Unfortunately, what used to be an innocent form of entertainment for young people, has taken an ugly turn.  Crime-by-flash-mob has hit Chicago and other urban centers, and could be coming to the suburbs.  This article describes behavior that has given “flash mobs” a bad name this summer.

In reading the above-linked article, I was reminded of how important the social group is to our teens…and how influential.  According to Scott Decker, a professor of criminology at Arizona State University, “Over 90 percent of crimes committed by young people are done so in a group.”

Whether its sexual activity, drinking, or criminal flash mobs, it’s still imperative to help our teens think through the consequences of getting caught up in something dangerous or criminal.  It was sound advice when we heard it from our parents, and it’s still something our teens need to hear:  “Don’t do something just because it seems like everybody else is doing it.”

How to get your teen to think smoking is gross

In reading about two new studies showing yet more consequences to second-hand smoking, I stumbled across a strategy for parents to use to keep their kids from wanting to smoke in the first place.  The article mentioned that kids who describe the smell of cigarette smoke as “gross” or unpleasant, were 78% less likely to start the habit. This is important because, as the article points out, “the National Center for Addiction and Substance Abuse found that nine out of 10 people who meet the clinical criteria for substance abuse began smoking, drinking or using other drugs before they turned 18, and that this is a big concern in teens as they are more likely to try risky things while their brains are still developing.”

So besides stopping smoking if you are a smoker yourself (obviously beneficial to your children), how can we parents create an “eeewww” reaction in our children?  Click here for an article about the ugly effects of smoking from  You could have your teen sit and read it with you for a mini-teaching session which includes a picture of diseased lungs, and the list of “gross” things about smoking, like having bad skin, bad breath, and bad-smelling clothes and hair.   We all know how vain teens can be, and appealing to their vanity might be quite effective!

No common sense about drinking

Do you ever wonder just how “common” common sense is?   We wonder how it is that there is so much obesity among our youth.  But all they ever see is super-sized meals.  Even I was surprised to hear that a reasonable portion of meat (one that won’t make you gain weight) is about the size of a pack of cards.  Young people see adults getting a daily Starbucks, and don’t realize that their part-time income from a fast food job can’t support that level of spending if they also want to save for college.  What if we told them that they can make a quality cup of coffee at home for about 25 cents (including creamer and sugar).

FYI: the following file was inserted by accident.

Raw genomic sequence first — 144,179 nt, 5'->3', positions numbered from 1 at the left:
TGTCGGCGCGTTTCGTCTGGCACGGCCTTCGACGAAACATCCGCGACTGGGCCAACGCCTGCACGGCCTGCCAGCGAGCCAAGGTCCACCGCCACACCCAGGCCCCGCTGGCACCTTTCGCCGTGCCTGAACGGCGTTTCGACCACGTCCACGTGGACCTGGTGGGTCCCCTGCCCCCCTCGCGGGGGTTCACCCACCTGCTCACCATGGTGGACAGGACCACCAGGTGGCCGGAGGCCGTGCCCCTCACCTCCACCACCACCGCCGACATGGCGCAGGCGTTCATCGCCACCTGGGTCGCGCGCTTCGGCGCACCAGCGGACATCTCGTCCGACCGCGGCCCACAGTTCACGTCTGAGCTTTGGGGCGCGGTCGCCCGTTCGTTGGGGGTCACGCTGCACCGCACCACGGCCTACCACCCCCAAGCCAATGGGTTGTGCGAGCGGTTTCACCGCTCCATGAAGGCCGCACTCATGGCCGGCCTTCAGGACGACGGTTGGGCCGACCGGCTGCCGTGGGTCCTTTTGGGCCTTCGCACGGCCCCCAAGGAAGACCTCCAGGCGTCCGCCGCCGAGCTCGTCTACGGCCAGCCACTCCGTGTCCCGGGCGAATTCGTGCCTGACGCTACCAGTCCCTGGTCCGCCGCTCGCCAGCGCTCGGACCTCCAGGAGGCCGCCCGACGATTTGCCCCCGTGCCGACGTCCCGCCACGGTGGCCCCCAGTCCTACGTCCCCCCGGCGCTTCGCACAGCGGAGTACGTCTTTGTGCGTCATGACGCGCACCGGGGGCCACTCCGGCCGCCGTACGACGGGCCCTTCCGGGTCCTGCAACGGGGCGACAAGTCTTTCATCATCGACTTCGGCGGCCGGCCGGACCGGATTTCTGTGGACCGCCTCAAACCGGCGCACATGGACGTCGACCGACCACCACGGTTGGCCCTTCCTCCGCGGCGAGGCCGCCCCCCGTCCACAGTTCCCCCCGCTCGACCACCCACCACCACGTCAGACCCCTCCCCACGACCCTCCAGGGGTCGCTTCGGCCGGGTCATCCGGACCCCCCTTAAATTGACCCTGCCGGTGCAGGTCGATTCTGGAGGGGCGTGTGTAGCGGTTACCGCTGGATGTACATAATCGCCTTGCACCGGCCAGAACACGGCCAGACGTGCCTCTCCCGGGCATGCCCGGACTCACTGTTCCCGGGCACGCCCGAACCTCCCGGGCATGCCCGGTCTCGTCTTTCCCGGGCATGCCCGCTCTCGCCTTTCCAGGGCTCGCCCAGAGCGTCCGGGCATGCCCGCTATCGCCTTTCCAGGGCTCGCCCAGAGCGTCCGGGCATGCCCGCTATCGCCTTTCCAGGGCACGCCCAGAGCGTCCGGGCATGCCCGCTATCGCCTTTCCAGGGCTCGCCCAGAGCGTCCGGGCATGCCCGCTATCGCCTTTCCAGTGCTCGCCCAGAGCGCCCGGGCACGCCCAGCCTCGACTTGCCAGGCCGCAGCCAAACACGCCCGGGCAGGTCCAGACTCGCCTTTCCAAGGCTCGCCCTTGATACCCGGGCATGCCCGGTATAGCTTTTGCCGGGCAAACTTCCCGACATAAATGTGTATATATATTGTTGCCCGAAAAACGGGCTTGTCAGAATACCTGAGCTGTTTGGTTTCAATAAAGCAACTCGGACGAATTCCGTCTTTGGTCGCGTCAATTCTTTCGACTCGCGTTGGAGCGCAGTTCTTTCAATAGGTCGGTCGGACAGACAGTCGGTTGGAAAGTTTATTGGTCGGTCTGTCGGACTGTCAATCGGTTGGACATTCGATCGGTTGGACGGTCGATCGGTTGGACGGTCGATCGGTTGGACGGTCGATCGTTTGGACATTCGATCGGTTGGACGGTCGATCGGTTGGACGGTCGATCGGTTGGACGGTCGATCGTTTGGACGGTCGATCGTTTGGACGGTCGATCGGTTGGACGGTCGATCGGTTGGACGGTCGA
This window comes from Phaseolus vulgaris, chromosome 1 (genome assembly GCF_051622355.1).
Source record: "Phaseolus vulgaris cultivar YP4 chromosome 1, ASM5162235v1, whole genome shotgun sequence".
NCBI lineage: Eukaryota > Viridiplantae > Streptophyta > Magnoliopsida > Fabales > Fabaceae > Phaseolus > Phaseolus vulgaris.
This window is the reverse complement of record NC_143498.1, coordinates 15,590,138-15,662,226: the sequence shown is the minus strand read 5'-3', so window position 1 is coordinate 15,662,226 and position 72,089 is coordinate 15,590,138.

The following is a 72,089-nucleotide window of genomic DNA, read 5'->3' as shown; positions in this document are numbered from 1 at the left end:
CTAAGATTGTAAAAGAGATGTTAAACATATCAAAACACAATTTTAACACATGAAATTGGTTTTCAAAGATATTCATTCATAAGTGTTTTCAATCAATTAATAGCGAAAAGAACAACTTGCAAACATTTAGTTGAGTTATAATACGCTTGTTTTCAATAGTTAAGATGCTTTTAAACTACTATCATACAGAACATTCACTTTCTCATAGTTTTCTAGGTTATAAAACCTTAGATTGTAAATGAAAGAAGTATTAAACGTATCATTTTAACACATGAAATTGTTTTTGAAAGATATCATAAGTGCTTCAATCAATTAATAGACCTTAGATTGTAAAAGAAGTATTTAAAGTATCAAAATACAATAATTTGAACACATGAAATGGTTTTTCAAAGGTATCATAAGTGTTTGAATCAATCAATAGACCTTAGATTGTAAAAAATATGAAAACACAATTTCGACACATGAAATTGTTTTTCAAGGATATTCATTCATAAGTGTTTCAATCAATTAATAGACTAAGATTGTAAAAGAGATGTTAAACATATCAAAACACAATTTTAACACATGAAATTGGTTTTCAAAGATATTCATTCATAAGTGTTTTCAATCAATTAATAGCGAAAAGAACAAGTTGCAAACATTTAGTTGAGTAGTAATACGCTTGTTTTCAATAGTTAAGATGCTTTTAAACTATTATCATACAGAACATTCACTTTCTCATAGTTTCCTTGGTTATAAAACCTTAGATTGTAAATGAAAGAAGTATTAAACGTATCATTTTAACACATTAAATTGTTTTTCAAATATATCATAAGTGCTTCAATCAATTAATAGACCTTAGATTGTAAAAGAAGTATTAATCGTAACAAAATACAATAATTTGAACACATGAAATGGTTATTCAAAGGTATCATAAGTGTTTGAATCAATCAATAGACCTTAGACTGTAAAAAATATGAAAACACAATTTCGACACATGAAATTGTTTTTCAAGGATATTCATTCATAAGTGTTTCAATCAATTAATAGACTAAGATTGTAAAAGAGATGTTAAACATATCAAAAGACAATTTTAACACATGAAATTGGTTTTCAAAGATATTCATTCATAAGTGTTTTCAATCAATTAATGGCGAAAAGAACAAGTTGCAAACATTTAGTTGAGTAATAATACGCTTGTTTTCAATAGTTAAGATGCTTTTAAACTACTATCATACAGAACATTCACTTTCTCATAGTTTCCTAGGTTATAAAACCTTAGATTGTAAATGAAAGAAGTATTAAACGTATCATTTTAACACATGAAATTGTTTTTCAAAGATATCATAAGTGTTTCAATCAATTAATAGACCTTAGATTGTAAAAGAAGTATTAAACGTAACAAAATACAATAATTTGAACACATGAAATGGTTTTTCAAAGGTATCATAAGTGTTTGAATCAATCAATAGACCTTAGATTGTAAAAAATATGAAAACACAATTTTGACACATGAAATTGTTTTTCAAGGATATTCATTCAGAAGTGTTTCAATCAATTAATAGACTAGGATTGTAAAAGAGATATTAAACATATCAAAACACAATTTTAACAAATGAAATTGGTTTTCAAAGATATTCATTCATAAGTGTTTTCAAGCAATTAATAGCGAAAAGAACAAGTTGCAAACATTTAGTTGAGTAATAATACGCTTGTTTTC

And then there’s drinking.  A study of  2,544 teens found that “Downing five or more alcoholic drinks nearly every day isn’t seen as a big problem” by 45% of them!  Maybe our kids need a reality check.  Maybe it’s our job to impart a little common sense.  When one in three 8th graders drinks, and one in five teens binge drink, it’s time have a talk.  You can start this way:  “I know that as you get older, some of your friends [kids in school] are going to drink alcohol…”

Here is more about drinking from Mothers Against Drunk Drivers: Link to Statistics

Dirty dancing at MY kid’s school?

An article in Education Week says, “It looks like sex, but it’s dancing. It’s called freak dancing, and teenagers of all types are freaking at middle and high school events across the country. And though pairs of grinding pelvises filled the floor at a Valentine’s Day dance at a suburban Washington public high school, it might well have been the tamest freaking on record: The kids stayed dressed and on their feet.  At other schools, blanched administrators say, a girl might be on all fours, with one boy’s pelvis pressed into her face and another’s pressed into her bottom. They see boys on their backs with girls spread-eagled over them; girls bent forward with boys’ hips thrust into their backsides. Students know it by different names in different towns: freaking, grinding, jacking, booty dancing, the nasty. They do it to hip-hop and rap.”

After hearing of more and more schools across the nation that are canceling dances, insisting on contracts, writing firm letters home to parents, etc., I am feeling more than a little sick at what our teens are doing at dances these days.  As someone with fond memories of high school dances, and the “romance” and fun of acting grown up with a pretty formal gown, a corsage and a handsome date, I am grieved at what is happening at today’s middle and high school dances. And some teens are also pushing back.  See what one Colorado teen wrote to her peers in this high school newspaper article.

So, I’m curious.  Parents, ask your kids if their friends are doing this kind of dance.  Is it true that “everybody’s doing it”?  Is this the new normal?  I’d love to hear what your kids are telling you.


It’s summer, and party time for many teens and college kids.  While our society seems to have done a pretty good job getting the message out not to drink and drive, we’re not so good at making the connection clear about alcohol and sexual behaviors.   A page you might want to share with you teen (or better, talk over) is Tips For Teens: The Truth About Alcohol from the Department of Health and Human Services.

In addition, these facts are enlightening:

  • Using alcohol (as well as cigarettes, marijuana and other drugs) greatly increases the risk of early adolescent sexual activity. (Journal of Marriage and Family, 1990)
  • Among the 33.9% of currently sexually active high school students nationwide, 23.3% had drunk alcohol or used drugs before their last sexual intercourse. (CDC Youth Risk Behavior Surveillance, 2005)
  • While “date rape drugs” are something to be aware of, it is more common for victims to be caught off guard because of alcohol or drug consumption.  Analysis of a sample of urine drug tests of sexual assault victims demonstrated that alcohol was present in 63% of the victims, marijuana was present in 30% of the victims and “date rape” drugs…in about 3% of positive samples. (Journal of Reproductive Medicine. Vol. 45. 2000)
  • So that there not be any confusion about consent, it needs to be clearly taught (particularly to males as the usual perpetrator) that the law considers someone who is inebriated as unable to consent.  Thus, it is sexual assault or rape when there is sexual contact and one of the parties is drunk or under the influence of drugs.